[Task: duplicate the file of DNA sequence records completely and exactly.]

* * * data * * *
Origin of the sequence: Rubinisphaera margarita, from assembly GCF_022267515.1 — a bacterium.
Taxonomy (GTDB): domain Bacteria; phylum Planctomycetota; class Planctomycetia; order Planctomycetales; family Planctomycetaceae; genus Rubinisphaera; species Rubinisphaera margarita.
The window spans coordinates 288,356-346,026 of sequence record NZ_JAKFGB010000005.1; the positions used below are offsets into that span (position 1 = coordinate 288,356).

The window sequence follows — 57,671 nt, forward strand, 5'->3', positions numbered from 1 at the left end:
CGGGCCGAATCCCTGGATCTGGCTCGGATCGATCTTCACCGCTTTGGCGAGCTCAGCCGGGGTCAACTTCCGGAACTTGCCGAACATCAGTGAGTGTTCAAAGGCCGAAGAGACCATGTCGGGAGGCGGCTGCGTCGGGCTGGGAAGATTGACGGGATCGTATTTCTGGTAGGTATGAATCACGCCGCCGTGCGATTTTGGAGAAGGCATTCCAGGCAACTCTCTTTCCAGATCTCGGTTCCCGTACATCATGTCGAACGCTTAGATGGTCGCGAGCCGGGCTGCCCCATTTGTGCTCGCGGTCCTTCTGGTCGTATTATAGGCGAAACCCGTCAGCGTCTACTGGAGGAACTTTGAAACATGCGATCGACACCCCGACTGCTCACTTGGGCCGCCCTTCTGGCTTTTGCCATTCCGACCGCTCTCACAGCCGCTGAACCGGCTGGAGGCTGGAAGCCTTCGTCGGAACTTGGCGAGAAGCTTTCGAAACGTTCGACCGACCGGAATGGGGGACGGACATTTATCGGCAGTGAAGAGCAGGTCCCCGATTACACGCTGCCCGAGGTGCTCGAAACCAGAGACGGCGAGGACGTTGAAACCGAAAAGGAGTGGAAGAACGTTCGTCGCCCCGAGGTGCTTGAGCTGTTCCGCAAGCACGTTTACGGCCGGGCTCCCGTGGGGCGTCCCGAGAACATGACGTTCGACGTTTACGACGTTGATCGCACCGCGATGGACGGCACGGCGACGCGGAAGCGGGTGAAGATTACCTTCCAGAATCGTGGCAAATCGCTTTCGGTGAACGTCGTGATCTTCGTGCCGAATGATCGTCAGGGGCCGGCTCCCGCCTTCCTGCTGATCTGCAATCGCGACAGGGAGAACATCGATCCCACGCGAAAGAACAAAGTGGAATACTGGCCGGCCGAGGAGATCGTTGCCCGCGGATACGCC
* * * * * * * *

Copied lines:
Origin of the sequence: Rubinisphaera margarita, from assembly GCF_022267515.1 — a bacterium.
Taxonomy (GTDB): domain Bacteria; phylum Planctomycetota; class Planctomycetia; order Planctomycetales; family Planctomycetaceae; genus Rubinisphaera; species Rubinisphaera margarita.
The window spans coordinates 288,356-346,026 of sequence record NZ_JAKFGB010000005.1; the positions used below are offsets into that span (position 1 = coordinate 288,356).

The window sequence follows — 57,671 nt, forward strand, 5'->3', positions numbered from 1 at the left end:
CGGGCCGAATCCCTGGATCTGGCTCGGATCGATCTTCACCGCTTTGGCGAGCTCAGCCGGGGTCAACTTCCGGAACTTGCCGAACATCAGTGAGTGTTCAAAGGCCGAAGAGACCATGTCGGGAGGCGGCTGCGTCGGGCTGGGAAGATTGACGGGATCGTATTTCTGGTAGGTATGAATCACGCCGCCGTGCGATTTTGGAGAAGGCATTCCAGGCAACTCTCTTTCCAGATCTCGGTTCCCGTACATCATGTCGAACGCTTAGATGGTCGCGAGCCGGGCTGCCCCATTTGTGCTCGCGGTCCTTCTGGTCGTATTATAGGCGAAACCCGTCAGCGTCTACTGGAGGAACTTTGAAACATGCGATCGACACCCCGACTGCTCACTTGGGCCGCCCTTCTGGCTTTTGCCATTCCGACCGCTCTCACAGCCGCTGAACCGGCTGGAGGCTGGAAGCCTTCGTCGGAACTTGGCGAGAAGCTTTCGAAACGTTCGACCGACCGGAATGGGGGACGGACATTTATCGGCAGTGAAGAGCAGGTCCCCGATTACACGCTGCCCGAGGTGCTCGAAACCAGAGACGGCGAGGACGTTGAAACCGAAAAGGAGTGGAAGAACGTTCGTCGCCCCGAGGTGCTTGAGCTGTTCCGCAAGCACGTTTACGGCCGGGCTCCCGTGGGGCGTCCCGAGAACATGACGTTCGACGTTTACGACGTTGATCGCACCGCGATGGACGGCACGGCGACGCGGAAGCGGGTGAAGATTACCTTCCAGAATCGTGGCAAATCGCTTTCGGTGAACGTCGTGATCTTCGTGCCGAATGATCGTCAGGGGCCGGCTCCCGCCTTCCTGCTGATCTGCAATCGCGACAGGGAGAACATCGATCCCACGCGAAAGAACAAAGTGGAATACTGGCCGGCCGAGGAGATCGTTGCCCGCGGATACGCC